Local media are also making disturbing findings. The Atlanta Journal-Constitution found that a local company accused by several states of illegally selling health insurance received a loan worth almost $ 6.1 million, and another Georgian company received a loan of almost $ 150 $ 000 just two years after coming to an agreement with the state for allegedly breaking debt collection laws.

The Journal-Constitution was also able to determine the exact amount of several loans that were made to companies linked to local politicians or allies of President Donald Trump.

It reminds me of two concerns of Project On Government Oversight (POGO) and other government watchdogs: Do some lawmakers have unduly profit the program they helped create? Did some loans involve a political counterpart?

POGO recently reported that a number of loan recipients have made significant political contributions after obtaining loans. With the help of the Anti-Corruption Data Collective, we found that at least 113 loan recipients or owners of these companies made federal campaign donations totaling $ 11.7 million after obtaining the loans. Beyond the appearance of possible corruption, these donations raise another fundamental question: Did these companies really need relief if they could afford to make such generous contributions?

How many jobs has the program saved and at what cost?

We still lack crucial data on the exact use of their PPP loans by companies. As Congress called on the government to collect information from loan recipients on how they spent the money, the Office of Management and Budget told federal agencies they didn’t need to. It is therefore difficult to say how effective the program has been, even with new data on small loans.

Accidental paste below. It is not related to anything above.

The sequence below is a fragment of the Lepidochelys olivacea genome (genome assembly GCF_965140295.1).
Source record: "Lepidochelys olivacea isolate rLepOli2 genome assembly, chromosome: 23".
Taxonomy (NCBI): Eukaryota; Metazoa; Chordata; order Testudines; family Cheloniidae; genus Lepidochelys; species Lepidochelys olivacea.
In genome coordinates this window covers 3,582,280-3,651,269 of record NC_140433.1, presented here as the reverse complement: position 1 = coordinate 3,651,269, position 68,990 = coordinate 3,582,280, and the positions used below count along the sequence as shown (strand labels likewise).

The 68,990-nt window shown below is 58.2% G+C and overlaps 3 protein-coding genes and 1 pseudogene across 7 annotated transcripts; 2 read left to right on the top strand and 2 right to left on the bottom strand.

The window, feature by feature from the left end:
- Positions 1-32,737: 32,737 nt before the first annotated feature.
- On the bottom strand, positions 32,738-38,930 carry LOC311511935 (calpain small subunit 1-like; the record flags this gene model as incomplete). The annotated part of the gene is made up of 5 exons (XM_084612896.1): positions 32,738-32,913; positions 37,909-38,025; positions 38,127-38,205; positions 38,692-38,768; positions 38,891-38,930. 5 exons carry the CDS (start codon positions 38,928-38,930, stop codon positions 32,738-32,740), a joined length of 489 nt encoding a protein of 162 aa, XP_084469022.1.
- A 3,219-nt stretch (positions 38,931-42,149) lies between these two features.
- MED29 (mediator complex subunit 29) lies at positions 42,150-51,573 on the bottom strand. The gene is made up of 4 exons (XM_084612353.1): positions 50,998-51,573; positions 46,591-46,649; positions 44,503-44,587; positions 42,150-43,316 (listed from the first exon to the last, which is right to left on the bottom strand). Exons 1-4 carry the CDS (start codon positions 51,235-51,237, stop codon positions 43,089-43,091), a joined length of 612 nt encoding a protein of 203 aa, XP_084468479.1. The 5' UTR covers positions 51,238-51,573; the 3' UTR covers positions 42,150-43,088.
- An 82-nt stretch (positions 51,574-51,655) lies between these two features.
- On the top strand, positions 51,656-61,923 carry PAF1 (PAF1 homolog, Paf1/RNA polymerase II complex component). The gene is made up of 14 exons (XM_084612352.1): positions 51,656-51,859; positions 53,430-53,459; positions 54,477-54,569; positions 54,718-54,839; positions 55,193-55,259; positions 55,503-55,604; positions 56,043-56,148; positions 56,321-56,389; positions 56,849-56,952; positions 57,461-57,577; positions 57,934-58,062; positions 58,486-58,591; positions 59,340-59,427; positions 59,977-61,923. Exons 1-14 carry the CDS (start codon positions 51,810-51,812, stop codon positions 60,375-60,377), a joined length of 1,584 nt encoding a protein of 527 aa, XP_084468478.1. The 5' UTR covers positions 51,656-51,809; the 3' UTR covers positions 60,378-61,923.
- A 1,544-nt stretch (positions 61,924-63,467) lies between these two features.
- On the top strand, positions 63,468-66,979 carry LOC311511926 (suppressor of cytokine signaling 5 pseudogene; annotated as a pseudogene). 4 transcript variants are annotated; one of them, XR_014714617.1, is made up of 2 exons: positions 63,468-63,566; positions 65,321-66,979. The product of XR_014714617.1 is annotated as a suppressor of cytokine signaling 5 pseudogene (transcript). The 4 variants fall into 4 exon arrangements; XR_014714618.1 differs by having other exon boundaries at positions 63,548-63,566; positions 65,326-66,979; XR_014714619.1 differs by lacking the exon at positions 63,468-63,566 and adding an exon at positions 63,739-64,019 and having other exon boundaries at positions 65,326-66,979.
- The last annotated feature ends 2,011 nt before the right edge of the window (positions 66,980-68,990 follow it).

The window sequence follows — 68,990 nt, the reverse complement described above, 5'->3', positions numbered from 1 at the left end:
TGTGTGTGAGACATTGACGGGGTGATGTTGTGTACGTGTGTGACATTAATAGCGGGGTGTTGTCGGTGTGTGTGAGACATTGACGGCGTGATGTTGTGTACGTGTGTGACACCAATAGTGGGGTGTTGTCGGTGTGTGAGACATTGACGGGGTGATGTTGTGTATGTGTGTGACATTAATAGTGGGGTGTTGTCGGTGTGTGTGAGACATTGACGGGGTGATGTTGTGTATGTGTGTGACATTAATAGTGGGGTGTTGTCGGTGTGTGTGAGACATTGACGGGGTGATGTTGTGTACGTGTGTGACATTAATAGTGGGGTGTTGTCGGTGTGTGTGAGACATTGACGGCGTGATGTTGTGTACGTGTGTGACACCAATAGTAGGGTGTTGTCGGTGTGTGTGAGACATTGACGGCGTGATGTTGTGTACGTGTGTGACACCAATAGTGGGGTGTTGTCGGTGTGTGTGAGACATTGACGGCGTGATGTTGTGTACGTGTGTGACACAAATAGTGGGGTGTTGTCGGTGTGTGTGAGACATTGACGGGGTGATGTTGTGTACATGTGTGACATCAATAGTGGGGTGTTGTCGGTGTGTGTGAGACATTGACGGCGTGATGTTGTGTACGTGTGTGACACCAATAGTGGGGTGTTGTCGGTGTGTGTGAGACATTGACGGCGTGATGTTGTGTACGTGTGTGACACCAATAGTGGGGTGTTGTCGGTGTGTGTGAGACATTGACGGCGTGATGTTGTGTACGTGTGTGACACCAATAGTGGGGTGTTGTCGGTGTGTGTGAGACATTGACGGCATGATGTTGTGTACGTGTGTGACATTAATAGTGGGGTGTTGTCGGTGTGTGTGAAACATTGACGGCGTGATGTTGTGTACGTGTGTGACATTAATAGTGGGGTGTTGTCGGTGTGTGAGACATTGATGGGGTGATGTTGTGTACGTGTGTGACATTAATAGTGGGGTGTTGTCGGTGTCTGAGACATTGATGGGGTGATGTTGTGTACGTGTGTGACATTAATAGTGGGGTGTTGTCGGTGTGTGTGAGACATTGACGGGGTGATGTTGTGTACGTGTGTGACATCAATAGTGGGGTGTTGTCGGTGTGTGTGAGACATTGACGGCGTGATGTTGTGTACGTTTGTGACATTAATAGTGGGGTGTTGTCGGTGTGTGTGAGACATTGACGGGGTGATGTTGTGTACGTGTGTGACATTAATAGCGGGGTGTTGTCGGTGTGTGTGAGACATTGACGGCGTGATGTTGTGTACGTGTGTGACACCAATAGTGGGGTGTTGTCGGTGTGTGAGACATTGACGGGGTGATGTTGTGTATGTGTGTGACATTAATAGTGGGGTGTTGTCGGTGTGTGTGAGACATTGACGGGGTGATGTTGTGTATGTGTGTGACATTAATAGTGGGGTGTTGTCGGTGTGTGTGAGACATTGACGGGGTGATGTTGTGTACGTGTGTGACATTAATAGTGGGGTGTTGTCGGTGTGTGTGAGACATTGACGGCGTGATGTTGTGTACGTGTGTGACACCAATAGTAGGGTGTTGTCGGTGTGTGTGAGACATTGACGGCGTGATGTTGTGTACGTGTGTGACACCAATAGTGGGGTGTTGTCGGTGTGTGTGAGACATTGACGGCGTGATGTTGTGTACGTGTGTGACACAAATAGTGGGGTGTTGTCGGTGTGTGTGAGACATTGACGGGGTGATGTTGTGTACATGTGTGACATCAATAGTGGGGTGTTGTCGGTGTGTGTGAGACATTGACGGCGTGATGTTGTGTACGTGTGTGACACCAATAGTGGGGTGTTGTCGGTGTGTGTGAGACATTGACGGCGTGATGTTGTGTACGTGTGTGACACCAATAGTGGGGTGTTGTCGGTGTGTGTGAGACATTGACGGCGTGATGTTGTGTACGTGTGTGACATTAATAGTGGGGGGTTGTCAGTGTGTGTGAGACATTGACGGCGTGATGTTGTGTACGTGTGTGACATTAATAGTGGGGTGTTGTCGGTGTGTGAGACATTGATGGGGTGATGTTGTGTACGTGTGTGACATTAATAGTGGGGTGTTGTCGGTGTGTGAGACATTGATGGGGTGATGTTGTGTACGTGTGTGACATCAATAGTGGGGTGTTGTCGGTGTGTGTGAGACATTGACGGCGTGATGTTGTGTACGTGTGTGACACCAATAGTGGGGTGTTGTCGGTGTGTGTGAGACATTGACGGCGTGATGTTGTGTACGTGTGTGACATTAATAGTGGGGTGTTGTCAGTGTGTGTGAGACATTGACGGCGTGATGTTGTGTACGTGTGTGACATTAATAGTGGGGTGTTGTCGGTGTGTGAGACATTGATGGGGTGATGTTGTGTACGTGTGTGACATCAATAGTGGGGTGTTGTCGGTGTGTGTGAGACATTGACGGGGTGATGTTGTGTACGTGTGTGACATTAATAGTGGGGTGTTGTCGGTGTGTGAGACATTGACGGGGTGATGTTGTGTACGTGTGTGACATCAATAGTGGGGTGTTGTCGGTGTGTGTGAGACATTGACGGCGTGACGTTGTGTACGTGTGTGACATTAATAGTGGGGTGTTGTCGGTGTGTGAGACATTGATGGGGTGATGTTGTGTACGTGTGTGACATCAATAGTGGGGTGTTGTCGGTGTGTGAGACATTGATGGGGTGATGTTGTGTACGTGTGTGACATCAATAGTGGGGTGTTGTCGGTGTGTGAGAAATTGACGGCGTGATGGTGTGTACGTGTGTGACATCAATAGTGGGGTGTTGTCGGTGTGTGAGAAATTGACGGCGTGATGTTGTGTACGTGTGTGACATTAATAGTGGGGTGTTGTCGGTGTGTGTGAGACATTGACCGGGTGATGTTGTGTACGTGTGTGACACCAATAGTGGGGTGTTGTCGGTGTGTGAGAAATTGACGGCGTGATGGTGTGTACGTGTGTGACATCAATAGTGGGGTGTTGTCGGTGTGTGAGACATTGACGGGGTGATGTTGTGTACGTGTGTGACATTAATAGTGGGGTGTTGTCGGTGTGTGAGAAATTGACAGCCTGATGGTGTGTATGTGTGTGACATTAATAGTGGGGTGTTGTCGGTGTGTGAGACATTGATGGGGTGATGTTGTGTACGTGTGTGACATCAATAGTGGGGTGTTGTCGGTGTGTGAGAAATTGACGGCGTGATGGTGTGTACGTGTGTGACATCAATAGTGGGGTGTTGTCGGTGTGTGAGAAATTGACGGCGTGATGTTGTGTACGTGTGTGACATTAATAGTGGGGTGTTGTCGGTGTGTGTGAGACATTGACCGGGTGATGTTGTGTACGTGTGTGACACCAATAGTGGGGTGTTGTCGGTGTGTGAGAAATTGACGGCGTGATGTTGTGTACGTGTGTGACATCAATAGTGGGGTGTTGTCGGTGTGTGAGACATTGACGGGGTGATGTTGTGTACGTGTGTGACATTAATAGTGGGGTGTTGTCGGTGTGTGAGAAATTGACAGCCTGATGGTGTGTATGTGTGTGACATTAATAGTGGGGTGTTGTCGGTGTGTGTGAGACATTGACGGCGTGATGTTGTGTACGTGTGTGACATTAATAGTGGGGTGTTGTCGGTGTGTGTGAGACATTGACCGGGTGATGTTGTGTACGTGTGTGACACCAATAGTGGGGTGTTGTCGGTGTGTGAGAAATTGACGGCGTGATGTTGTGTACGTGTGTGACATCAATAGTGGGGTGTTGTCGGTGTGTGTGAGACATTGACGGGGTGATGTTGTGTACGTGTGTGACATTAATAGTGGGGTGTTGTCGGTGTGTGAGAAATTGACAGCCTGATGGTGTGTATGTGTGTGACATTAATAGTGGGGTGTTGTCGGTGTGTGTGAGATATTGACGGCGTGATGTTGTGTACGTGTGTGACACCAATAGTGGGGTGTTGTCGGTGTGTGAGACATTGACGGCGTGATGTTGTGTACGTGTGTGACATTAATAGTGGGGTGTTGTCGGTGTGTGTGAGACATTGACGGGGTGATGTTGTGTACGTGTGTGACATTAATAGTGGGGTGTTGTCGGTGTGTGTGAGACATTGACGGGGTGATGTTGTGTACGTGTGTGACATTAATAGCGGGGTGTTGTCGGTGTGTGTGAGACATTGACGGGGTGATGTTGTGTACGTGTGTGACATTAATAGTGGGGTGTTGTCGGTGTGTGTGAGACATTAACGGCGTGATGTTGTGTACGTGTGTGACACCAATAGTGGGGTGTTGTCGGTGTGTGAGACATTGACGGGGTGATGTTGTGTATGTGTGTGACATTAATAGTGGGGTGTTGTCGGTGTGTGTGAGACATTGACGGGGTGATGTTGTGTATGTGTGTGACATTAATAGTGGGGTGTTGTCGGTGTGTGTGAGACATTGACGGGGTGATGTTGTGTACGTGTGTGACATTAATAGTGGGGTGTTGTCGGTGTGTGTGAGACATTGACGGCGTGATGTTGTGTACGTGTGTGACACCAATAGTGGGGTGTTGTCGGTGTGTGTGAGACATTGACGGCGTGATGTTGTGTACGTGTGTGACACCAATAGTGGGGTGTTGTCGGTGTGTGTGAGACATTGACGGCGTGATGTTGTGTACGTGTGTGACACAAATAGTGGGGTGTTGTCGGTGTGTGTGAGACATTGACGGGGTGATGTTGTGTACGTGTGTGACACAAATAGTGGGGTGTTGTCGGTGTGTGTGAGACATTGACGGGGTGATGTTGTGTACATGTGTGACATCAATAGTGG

The Denver Post did an interesting analysis based on the number of jobs claimed by companies on their PPP applications that they would save. The To post finding small borrowers in Colorado would offer taxpayers a lot more bang for their buck in terms of job preservation.

Loan recipients valued at over $ 150,000 said they would save a job for every $ 12,364 borrowed, while smaller loan recipients said they would save a job for every $ 8,220 borrowed. As for borrowers who took loans over $ 1 million, every job they saved in Colorado cost taxpayers $ 14,039, while borrowers who took loans of 10,000 $ or less saved each job at a cost of just $ 4,422.

Of course, some of the bigger borrowers may pay their employees more, and some might actually have saved more jobs than they originally anticipated. But the point is that we just don’t know. We don’t know how many jobs the program saved and which loans were the most profitable, all because the government largely neglected to collect this crucial data.

Look ahead

It is now clearer than ever that the government botched the paycheck protection program. If Congress allows a second round of the program, the government must do a better job of prioritizing small, women-owned and minority-owned businesses, and businesses that otherwise might not be able to afford it. get through the pandemic.

In the meantime, the government should refrain from forgive these loans automatically. We need to know if the beneficiaries really needed the loans and were using the money to help the workers. The government must correct the data errors and omissions. He must start collecting data of loan recipients on how they used the money. Only then will we fully understand whether this program has been effective, and this knowledge will help the government plan for future disasters.

Corrupted, is The Project on Government Oversight’s Corrupted Coronavirus-Era Newsletter. register here to receive it first.